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              Positive interactions in communities.

              Current concepts of the role of interspecific interactions in communities have been shaped by a profusion of experimental studies of interspecific competition over the past few decades. Evidence for the importance of positive interactions - facilitations - in community organization and dynamics has accrued to the point where it warrants formal inclusion into community ecology theory, as it has been in evolutionary biology. Copyright © 1994. Published by Elsevier Ltd.
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                Author and article information

                Contributors
                jamie.madden@mail.mcgill.ca
                Journal
                Sci Rep
                Sci Rep
                Scientific Reports
                Nature Publishing Group UK (London )
                2045-2322
                26 October 2022
                26 October 2022
                2022
                : 12
                : 18008
                Affiliations
                [1 ]GRID grid.14709.3b, ISNI 0000 0004 1936 8649, Department of Natural Resource Sciences, , McGill University, ; Montreal, Canada
                [2 ]GRID grid.14709.3b, ISNI 0000 0004 1936 8649, Lyman Entomological Museum, Department of Natural Resource Sciences, , McGill University, ; Montreal, Canada
                Article
                22446
                10.1038/s41598-022-22446-z
                9606009
                36289247
                d23f5ad0-c84f-4c58-b388-c75d0396b06c
                © The Author(s) 2022

                Open Access This article is licensed under a Creative Commons Attribution 4.0 International License, which permits use, sharing, adaptation, distribution and reproduction in any medium or format, as long as you give appropriate credit to the original author(s) and the source, provide a link to the Creative Commons licence, and indicate if changes were made. The images or other third party material in this article are included in the article's Creative Commons licence, unless indicated otherwise in a credit line to the material. If material is not included in the article's Creative Commons licence and your intended use is not permitted by statutory regulation or exceeds the permitted use, you will need to obtain permission directly from the copyright holder. To view a copy of this licence, visit http://creativecommons.org/licenses/by/4.0/.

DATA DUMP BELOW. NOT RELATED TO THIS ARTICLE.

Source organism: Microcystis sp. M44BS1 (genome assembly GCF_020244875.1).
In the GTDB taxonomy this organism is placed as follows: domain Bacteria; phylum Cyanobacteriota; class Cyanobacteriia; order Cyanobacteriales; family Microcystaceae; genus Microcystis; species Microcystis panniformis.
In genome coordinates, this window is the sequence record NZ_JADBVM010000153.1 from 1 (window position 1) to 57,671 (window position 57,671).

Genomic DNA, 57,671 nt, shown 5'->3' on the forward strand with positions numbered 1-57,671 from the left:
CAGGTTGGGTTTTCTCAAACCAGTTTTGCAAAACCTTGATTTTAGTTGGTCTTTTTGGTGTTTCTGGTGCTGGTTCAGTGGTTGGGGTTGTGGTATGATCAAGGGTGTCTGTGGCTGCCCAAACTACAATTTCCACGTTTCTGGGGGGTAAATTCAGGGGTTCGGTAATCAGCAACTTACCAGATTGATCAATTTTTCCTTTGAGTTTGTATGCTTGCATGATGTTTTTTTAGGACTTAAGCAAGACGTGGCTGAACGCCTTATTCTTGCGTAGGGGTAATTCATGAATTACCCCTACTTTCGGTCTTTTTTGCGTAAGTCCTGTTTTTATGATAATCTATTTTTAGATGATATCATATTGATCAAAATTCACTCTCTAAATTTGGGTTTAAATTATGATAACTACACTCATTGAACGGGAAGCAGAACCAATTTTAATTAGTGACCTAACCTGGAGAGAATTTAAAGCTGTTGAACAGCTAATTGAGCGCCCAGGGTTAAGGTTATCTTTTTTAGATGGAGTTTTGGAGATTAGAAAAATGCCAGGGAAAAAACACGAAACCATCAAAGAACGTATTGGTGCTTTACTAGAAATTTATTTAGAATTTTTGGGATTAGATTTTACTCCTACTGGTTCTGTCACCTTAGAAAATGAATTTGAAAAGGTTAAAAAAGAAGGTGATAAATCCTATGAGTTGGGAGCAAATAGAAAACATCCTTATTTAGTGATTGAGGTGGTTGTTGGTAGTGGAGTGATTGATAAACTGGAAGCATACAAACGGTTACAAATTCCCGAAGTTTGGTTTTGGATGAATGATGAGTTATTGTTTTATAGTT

History
                : 4 May 2022
                : 14 October 2022
                Funding
                Funded by: FundRef http://dx.doi.org/10.13039/100014507, Molson Foundation;
                Categories
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                © The Author(s) 2022

                Uncategorized
                ecology,biodiversity,conservation biology
                Uncategorized
                ecology, biodiversity, conservation biology